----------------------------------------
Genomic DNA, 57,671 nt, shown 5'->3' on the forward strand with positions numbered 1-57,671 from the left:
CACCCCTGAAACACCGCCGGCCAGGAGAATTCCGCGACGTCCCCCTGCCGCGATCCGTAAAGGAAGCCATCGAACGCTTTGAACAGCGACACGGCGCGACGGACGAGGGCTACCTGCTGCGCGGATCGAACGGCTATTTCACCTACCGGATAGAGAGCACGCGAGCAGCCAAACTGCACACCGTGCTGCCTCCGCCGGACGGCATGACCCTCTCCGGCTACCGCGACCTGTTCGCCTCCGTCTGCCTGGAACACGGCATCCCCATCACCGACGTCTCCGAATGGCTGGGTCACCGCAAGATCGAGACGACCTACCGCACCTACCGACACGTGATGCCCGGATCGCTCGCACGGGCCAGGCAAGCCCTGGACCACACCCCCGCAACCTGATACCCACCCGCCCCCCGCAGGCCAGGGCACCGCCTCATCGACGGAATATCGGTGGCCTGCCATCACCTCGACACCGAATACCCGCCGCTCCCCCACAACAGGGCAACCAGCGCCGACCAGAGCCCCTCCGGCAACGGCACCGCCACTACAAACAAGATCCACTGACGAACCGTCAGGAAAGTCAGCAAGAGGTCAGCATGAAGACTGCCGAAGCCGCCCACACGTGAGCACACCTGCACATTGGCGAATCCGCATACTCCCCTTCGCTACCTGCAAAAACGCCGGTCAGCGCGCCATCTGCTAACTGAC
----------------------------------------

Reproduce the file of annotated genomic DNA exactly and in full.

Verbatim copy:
Genomic DNA, 57,671 nt, shown 5'->3' on the forward strand with positions numbered 1-57,671 from the left:
CACCCCTGAAACACCGCCGGCCAGGAGAATTCCGCGACGTCCCCCTGCCGCGATCCGTAAAGGAAGCCATCGAACGCTTTGAACAGCGACACGGCGCGACGGACGAGGGCTACCTGCTGCGCGGATCGAACGGCTATTTCACCTACCGGATAGAGAGCACGCGAGCAGCCAAACTGCACACCGTGCTGCCTCCGCCGGACGGCATGACCCTCTCCGGCTACCGCGACCTGTTCGCCTCCGTCTGCCTGGAACACGGCATCCCCATCACCGACGTCTCCGAATGGCTGGGTCACCGCAAGATCGAGACGACCTACCGCACCTACCGACACGTGATGCCCGGATCGCTCGCACGGGCCAGGCAAGCCCTGGACCACACCCCCGCAACCTGATACCCACCCGCCCCCCGCAGGCCAGGGCACCGCCTCATCGACGGAATATCGGTGGCCTGCCATCACCTCGACACCGAATACCCGCCGCTCCCCCACAACAGGGCAACCAGCGCCGACCAGAGCCCCTCCGGCAACGGCACCGCCACTACAAACAAGATCCACTGACGAACCGTCAGGAAAGTCAGCAAGAGGTCAGCATGAAGACTGCCGAAGCCGCCCACACGTGAGCACACCTGCACATTGGCGAATCCGCATACTCCCCTTCGCTACCTGCAAAAACGCCGGTCAGCGCGCCATCTGCTAACTGAC